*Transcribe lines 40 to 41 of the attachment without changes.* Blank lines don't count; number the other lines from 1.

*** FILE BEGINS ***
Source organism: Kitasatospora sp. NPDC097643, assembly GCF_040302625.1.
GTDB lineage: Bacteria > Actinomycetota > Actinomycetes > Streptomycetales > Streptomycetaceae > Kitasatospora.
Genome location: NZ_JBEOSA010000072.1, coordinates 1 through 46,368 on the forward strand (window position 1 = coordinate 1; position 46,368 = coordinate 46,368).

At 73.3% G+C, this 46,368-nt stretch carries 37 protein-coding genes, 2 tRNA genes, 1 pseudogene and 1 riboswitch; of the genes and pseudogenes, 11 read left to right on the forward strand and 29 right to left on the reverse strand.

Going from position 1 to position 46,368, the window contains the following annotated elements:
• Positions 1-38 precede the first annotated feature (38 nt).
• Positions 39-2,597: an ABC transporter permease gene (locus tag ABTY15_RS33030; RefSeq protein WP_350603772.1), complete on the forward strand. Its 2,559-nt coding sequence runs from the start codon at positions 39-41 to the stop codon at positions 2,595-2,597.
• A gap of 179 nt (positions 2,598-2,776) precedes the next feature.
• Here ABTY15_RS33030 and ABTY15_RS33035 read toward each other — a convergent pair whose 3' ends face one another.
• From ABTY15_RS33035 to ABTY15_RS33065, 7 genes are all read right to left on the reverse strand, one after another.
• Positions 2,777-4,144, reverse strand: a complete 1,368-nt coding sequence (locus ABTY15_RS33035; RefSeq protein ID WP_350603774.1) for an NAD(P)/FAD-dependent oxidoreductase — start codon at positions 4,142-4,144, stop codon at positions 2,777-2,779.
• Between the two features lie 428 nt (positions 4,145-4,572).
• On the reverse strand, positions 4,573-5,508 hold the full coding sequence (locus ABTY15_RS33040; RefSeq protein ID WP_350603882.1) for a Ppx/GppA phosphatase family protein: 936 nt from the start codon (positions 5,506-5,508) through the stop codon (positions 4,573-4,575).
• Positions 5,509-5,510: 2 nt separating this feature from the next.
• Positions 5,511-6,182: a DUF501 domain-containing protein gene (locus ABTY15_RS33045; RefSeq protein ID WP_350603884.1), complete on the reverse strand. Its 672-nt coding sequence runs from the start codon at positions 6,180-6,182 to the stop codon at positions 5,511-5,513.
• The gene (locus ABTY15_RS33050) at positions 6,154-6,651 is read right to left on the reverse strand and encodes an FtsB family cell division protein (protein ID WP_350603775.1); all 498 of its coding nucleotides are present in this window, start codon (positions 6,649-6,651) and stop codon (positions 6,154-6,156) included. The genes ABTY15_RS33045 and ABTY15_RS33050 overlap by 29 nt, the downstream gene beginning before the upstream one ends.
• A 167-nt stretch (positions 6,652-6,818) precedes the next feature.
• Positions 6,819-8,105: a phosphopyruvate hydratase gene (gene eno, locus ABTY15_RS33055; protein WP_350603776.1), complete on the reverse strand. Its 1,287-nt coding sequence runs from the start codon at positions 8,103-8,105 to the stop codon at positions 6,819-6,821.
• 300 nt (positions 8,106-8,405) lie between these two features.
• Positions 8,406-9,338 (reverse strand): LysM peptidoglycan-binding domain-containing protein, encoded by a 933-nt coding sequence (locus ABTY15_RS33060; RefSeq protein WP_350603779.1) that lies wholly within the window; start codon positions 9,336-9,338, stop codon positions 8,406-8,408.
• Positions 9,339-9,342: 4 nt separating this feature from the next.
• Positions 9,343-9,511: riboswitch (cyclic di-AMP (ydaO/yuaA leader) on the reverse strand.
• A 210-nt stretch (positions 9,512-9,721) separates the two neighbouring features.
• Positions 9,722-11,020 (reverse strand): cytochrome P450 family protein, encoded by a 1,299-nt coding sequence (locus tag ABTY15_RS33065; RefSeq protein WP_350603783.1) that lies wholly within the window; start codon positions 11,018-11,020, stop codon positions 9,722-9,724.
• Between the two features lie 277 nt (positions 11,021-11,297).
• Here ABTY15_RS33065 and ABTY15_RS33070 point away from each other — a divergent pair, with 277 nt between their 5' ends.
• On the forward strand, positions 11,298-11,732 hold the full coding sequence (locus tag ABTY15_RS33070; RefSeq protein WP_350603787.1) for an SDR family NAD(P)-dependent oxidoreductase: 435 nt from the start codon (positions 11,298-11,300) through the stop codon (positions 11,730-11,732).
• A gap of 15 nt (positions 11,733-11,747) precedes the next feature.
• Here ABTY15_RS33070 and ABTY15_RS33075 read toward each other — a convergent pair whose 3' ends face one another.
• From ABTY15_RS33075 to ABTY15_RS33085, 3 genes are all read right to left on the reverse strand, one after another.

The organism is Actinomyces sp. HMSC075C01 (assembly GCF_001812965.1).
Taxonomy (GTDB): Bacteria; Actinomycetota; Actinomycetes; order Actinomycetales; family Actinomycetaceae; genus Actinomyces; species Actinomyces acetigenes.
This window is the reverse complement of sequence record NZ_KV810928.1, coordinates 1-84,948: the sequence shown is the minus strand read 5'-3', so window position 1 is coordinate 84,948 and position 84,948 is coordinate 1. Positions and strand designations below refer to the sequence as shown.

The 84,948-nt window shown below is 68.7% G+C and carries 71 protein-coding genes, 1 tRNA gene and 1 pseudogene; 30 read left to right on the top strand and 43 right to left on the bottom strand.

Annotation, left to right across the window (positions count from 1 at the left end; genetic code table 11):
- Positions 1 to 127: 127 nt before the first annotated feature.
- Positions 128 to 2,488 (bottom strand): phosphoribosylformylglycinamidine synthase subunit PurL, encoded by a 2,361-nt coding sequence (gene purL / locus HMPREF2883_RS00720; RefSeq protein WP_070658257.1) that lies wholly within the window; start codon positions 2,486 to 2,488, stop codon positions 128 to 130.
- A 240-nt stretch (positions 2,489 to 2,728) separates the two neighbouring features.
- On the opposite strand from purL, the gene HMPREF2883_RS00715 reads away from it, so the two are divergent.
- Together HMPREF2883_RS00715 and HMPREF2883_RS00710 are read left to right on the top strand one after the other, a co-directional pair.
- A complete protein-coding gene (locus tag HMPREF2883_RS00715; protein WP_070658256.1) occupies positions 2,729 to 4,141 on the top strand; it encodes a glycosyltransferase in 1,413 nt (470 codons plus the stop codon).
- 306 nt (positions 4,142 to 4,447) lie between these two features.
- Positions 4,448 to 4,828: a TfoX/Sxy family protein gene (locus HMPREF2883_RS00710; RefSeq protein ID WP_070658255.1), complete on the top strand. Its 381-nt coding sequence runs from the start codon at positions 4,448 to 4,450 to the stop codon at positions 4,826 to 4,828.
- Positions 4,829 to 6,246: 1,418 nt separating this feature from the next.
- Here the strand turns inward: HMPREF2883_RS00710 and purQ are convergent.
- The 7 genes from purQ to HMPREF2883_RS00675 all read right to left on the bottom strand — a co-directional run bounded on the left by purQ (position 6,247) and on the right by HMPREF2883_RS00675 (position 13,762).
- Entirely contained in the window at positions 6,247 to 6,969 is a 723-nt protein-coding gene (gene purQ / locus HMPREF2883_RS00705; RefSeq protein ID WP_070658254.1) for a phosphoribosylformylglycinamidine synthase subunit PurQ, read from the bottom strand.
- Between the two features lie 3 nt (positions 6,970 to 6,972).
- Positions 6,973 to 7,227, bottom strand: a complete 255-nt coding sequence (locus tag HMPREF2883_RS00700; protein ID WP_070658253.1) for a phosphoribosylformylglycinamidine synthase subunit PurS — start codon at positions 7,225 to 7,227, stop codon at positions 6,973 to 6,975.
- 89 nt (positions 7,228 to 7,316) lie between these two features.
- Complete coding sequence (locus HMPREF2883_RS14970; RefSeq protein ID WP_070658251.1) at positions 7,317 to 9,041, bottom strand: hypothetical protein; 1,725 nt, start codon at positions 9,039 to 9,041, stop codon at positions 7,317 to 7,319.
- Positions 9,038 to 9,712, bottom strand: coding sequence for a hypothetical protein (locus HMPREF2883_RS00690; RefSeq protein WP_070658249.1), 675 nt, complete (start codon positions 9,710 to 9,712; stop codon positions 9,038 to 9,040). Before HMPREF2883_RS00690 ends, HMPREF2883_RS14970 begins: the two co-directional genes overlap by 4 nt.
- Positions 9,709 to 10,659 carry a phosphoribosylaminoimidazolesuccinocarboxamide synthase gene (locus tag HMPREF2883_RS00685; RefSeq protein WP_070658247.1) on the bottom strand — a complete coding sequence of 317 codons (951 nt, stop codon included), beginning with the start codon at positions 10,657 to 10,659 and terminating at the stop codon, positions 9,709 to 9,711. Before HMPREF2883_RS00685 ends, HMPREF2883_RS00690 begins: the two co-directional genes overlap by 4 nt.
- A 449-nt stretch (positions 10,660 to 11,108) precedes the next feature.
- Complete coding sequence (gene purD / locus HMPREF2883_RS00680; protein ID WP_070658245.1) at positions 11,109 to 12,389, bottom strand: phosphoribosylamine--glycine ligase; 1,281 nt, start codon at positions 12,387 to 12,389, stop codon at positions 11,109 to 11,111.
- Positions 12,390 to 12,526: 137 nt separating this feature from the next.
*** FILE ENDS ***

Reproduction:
- Together HMPREF2883_RS00715 and HMPREF2883_RS00710 are read left to right on the top strand one after the other, a co-directional pair.
- A complete protein-coding gene (locus tag HMPREF2883_RS00715; protein WP_070658256.1) occupies positions 2,729 to 4,141 on the top strand; it encodes a glycosyltransferase in 1,413 nt (470 codons plus the stop codon).